In her testimony claimant disputed her responsibility for the RAF mistake, asserting that another employee had made the initial error of entering the wrong number of total rooms in the ledger and that claimant simply "failed to catch the error." She denied any mistake in not verifying the number of rooms by the cutoff date, maintaining that the verification procedure did not apply when, as in this case, the booking originated with another hotel. Claimant did not contradict the employer's testimony that she had stated her intent to continue doing things as before; she claimed she had been under stress and working alone at the time of the booking incident, and had done her work to the best of her abilities. She did not deny stating that she would no longer attend sales meetings, but implied that her supervisor had accused her of disrupting past meetings ("pointing fingers" at other participants) and had indicated she would not be invited to meetings in the future.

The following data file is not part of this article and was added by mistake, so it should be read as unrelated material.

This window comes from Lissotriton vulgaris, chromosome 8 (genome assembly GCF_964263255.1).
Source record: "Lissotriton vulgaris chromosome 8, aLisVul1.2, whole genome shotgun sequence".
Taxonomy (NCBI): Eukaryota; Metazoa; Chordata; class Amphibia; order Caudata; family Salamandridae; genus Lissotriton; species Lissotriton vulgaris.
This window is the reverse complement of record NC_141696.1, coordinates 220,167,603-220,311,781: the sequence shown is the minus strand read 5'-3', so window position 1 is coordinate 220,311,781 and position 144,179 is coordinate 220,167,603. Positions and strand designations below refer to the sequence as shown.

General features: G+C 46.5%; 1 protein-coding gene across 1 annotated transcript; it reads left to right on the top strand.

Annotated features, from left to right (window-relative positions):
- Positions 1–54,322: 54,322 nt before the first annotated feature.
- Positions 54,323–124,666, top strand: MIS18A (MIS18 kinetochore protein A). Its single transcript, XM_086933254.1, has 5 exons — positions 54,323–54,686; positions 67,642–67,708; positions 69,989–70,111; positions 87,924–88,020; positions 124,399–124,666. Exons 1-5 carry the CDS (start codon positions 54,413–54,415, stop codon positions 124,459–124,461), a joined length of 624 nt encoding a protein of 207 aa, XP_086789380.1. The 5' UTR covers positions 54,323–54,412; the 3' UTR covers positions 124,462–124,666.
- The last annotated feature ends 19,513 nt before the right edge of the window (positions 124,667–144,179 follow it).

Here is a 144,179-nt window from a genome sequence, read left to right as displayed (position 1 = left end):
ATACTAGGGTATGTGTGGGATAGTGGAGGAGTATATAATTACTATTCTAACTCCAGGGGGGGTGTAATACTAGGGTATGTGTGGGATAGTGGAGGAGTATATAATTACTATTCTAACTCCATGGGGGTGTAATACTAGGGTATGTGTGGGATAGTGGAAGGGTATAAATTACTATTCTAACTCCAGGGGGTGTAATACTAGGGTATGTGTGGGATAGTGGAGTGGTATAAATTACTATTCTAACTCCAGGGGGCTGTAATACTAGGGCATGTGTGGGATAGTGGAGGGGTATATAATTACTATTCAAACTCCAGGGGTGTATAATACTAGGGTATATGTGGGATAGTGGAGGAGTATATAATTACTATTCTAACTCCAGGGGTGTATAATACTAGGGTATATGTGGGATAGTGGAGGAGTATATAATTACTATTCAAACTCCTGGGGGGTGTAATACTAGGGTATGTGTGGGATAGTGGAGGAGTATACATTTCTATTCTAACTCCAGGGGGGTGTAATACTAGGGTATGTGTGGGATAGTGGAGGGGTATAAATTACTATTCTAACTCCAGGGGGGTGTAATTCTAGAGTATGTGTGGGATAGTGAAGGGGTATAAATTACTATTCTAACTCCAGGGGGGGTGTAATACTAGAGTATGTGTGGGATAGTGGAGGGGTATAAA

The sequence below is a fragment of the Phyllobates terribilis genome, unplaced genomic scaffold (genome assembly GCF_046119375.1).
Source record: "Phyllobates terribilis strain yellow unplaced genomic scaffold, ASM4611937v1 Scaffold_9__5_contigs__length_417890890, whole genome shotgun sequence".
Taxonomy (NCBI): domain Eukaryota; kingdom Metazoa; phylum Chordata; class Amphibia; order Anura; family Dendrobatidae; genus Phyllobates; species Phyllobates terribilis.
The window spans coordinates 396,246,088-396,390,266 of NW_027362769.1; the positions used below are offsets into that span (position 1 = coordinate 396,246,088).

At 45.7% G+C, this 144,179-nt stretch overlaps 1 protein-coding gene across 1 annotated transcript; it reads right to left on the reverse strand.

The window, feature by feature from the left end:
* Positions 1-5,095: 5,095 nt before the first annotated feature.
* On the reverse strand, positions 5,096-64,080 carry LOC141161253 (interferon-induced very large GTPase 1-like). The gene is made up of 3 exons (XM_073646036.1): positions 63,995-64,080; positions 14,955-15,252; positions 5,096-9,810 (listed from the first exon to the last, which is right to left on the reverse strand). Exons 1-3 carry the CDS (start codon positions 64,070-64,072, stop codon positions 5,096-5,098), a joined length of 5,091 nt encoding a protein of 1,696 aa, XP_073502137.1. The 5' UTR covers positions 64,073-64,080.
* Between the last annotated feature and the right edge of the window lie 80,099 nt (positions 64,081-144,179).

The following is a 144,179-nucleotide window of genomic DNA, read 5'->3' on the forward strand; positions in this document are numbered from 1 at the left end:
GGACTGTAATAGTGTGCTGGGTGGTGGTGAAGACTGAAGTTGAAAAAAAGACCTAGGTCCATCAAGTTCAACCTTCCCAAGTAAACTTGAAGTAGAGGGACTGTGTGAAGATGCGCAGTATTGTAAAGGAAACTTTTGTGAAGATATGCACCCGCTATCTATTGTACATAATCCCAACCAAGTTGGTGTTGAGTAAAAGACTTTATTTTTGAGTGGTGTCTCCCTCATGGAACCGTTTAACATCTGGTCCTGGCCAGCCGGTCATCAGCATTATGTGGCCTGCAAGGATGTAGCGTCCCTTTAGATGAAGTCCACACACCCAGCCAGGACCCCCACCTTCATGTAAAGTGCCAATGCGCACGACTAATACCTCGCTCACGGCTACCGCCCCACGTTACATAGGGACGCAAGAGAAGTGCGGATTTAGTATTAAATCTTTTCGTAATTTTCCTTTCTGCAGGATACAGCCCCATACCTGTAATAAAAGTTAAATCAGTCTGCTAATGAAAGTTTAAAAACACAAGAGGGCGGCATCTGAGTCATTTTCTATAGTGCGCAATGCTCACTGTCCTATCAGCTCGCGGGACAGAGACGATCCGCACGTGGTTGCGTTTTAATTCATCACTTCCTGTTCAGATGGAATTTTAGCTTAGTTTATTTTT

In rebuttal Zoba and Lea reiterated that it was claimant's responsibility to confirm group reservations by the cutoff date and that the reason she was discharged was her express "refusal to change her ways to correct any of those mistakes[ *fn4] and prevent them from happening again in the future."
Petitioner contends that the appeals examiner failed to make written findings with respect to each material contested issue of fact, as required by D.C. Code § 1-1509 (e) (1987). In her written order the examiner summarized the positions of the parties, including the employer's contention that claimant had not been discharged for the April 17 error, but rather because she had refused to acknowledge the error and agree to follow proper booking procedures in the future. The examiner's findings, however, consist entirely of the following:
After a careful review of the record, the Examiner finds claimant was discharged, but not for misconduct as that term is defined by the Act. In Hickenbottom -vs- District of Columbia Compensation Board, D.C. App., 273 A.2d 475, 477-78 (1971), the court defined "misconduct must be an act of wanton, or willful disregard of the employer's interest, a deliberate violation of the employer's rules, or disregard of standards of behavior which the employer has the right to expect of its employees, or negligence in such degree or recurrence as to manifest culpability, wrongful intent, or evil design[,] or show an intentional and substantial disregard of the employer's interest . . ." The record as a whole fails to show claimant acted in this manner. The law requires more than poor performance, ...